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Beyond the bin

Five tips to transform tech habits for a more sustainable future this Circular Electronics Day
Katie Hill - Editor-in-Chief, My Green Pod
Electronics recycling

Millions of electronic devices face disposal each year due to breakage, obsolescence or simply being discarded.

According to the Global E-waste Monitor report, the annual global amount of electronic waste (e-waste) is estimated to surpass 63 million metric tonnes this year – equivalent to the weight of over 6,000 Eiffel Towers.

This surge in e-waste contributes to significant issues affecting human health and the environment.

Only 20% of e-waste is properly collected and recycled, with the remaining 80% either disposed of in regular waste or handled in substandard conditions, affecting human health and the environment. This makes e-waste the fastest-growing solid waste stream in the world.

Given this context, the importance of Circular Electronics Day (24 January) has never been greater. It serves as a crucial milestone in promoting the more sustainable production, use and recycling of electronics.

Understanding e-waste

The goal of International Circular Electronics Day is to raise awareness of the sustainability issues associated with e-waste. It emphasises the need for both consumers and businesses to use electronics more sustainably.

‘On Circular Electronics Day, we focus on the serious problem of e-waste, which is predicted to exceed 63 million metric tonnes this year. This issue goes beyond the environment; it’s about the choices we make. The Circular Electronics Initiative encourages us to change the way we use and recycle electronics. Every small step we take can help reduce e-waste and create a healthier future for our world. We all have a part to play in this important mission.’

TCO Development, a founding member of the Circular Electronics Initiative

Electronic devices – such as computers and smartphones – are integral to people’s daily lives. Unfortunately, many of these devices are treated as disposable after just a few years’ use, adding to the growing problem of e-waste. 

The Circular Electronics Initiative is an international network with 29 member organisations. Its purpose is to encourage society to use electronics more sustainably. 

‘The challenge of e-waste keeps growing each year. Thankfully, we are now seeing some positive shifts towards a more sustainable use of electronics. New legislation in more countries is requiring businesses to produce and manage electronics more sustainably.’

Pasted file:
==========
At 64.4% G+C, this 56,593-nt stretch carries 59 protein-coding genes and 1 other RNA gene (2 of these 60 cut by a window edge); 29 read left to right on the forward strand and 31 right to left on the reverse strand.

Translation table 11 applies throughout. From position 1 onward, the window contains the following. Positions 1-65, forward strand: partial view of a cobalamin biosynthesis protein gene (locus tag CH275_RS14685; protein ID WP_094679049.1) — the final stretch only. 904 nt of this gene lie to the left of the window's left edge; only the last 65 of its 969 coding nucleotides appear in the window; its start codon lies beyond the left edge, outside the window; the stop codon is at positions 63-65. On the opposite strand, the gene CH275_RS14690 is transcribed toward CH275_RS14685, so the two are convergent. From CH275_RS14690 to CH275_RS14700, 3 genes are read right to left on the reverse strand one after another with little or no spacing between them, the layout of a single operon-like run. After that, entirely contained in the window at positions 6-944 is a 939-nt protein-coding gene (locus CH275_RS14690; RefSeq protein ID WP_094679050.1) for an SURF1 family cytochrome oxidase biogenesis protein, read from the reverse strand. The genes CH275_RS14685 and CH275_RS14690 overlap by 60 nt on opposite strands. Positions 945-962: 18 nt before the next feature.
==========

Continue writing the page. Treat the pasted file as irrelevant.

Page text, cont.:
COO at WEEE Centre in Nairobi, Kenya, a member of Circular Electronics Initiative

Top 5 tips for sustainable tech habits

Here are five practical tips for using IT products more sustainably:

1. Refuse and reuse: Before replacing your current IT device, consider if replacing it is truly necessary. Using products longer is the single-most important thing to reduce the environmental footprint of your IT use.

2. Care, repair and upgrade: Take good care of your IT products so they last longer, for example avoid leaving products in a hot car, as high temperatures can damage the battery. Focus on repairing and upgrading your products before buying new ones. 

3. Consider the second-hand market: Consider buying and selling used IT products. There’s a high demand for second-hand electronics, and by being an active participant in this market you’re helping to extend the life of these products.

4. Choose durable products: Invest in a product that can perform better than your current needs to allow for future needs. Choose those with sustainability certifications and durable designs. Choose devices that are repairable and avoid those with a short lifespan to prevent early disposal.

5. Refurbish or recycle responsibly: When your IT products are beyond repair, don’t let them become waste. If refurbishing isn’t an option, recycle them responsibly. Proper disposal ensures valuable resources are recovered, and environmental harm is minimised. Don´t let the products collect dust in your drawer, and don’t dispose them in the regular waste bin.

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